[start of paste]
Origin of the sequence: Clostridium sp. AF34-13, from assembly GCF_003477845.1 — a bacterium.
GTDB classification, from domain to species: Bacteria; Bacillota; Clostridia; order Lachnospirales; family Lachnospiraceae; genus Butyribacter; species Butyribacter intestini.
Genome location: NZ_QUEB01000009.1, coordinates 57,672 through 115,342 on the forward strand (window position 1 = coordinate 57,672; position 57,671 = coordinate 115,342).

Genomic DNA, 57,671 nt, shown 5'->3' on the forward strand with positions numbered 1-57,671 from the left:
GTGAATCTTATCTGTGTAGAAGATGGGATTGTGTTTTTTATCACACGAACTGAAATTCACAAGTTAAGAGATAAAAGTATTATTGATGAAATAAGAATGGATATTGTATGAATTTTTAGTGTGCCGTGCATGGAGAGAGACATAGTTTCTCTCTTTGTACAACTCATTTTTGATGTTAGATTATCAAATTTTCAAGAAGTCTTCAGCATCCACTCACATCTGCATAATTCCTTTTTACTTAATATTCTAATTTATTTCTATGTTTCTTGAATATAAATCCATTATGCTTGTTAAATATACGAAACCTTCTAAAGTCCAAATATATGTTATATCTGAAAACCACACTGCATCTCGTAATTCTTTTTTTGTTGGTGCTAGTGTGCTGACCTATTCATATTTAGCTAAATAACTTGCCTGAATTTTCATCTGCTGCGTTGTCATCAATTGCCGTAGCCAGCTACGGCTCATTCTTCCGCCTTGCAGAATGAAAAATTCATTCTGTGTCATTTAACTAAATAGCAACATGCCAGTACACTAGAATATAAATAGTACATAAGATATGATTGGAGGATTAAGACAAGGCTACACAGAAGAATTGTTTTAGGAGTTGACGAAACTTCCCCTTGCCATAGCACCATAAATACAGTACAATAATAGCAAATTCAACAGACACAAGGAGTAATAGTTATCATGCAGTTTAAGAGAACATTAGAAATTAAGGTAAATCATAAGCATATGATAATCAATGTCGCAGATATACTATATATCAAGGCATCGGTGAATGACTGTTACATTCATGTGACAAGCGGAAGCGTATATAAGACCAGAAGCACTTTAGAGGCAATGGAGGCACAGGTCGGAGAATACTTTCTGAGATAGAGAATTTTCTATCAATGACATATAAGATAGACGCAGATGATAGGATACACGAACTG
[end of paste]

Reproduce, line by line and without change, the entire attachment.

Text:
Origin of the sequence: Clostridium sp. AF34-13, from assembly GCF_003477845.1 — a bacterium.
GTDB classification, from domain to species: Bacteria; Bacillota; Clostridia; order Lachnospirales; family Lachnospiraceae; genus Butyribacter; species Butyribacter intestini.
Genome location: NZ_QUEB01000009.1, coordinates 57,672 through 115,342 on the forward strand (window position 1 = coordinate 57,672; position 57,671 = coordinate 115,342).

Genomic DNA, 57,671 nt, shown 5'->3' on the forward strand with positions numbered 1-57,671 from the left:
GTGAATCTTATCTGTGTAGAAGATGGGATTGTGTTTTTTATCACACGAACTGAAATTCACAAGTTAAGAGATAAAAGTATTATTGATGAAATAAGAATGGATATTGTATGAATTTTTAGTGTGCCGTGCATGGAGAGAGACATAGTTTCTCTCTTTGTACAACTCATTTTTGATGTTAGATTATCAAATTTTCAAGAAGTCTTCAGCATCCACTCACATCTGCATAATTCCTTTTTACTTAATATTCTAATTTATTTCTATGTTTCTTGAATATAAATCCATTATGCTTGTTAAATATACGAAACCTTCTAAAGTCCAAATATATGTTATATCTGAAAACCACACTGCATCTCGTAATTCTTTTTTTGTTGGTGCTAGTGTGCTGACCTATTCATATTTAGCTAAATAACTTGCCTGAATTTTCATCTGCTGCGTTGTCATCAATTGCCGTAGCCAGCTACGGCTCATTCTTCCGCCTTGCAGAATGAAAAATTCATTCTGTGTCATTTAACTAAATAGCAACATGCCAGTACACTAGAATATAAATAGTACATAAGATATGATTGGAGGATTAAGACAAGGCTACACAGAAGAATTGTTTTAGGAGTTGACGAAACTTCCCCTTGCCATAGCACCATAAATACAGTACAATAATAGCAAATTCAACAGACACAAGGAGTAATAGTTATCATGCAGTTTAAGAGAACATTAGAAATTAAGGTAAATCATAAGCATATGATAATCAATGTCGCAGATATACTATATATCAAGGCATCGGTGAATGACTGTTACATTCATGTGACAAGCGGAAGCGTATATAAGACCAGAAGCACTTTAGAGGCAATGGAGGCACAGGTCGGAGAATACTTTCTGAGATAGAGAATTTTCTATCAATGACATATAAGATAGACGCAGATGATAGGATACACGAACTG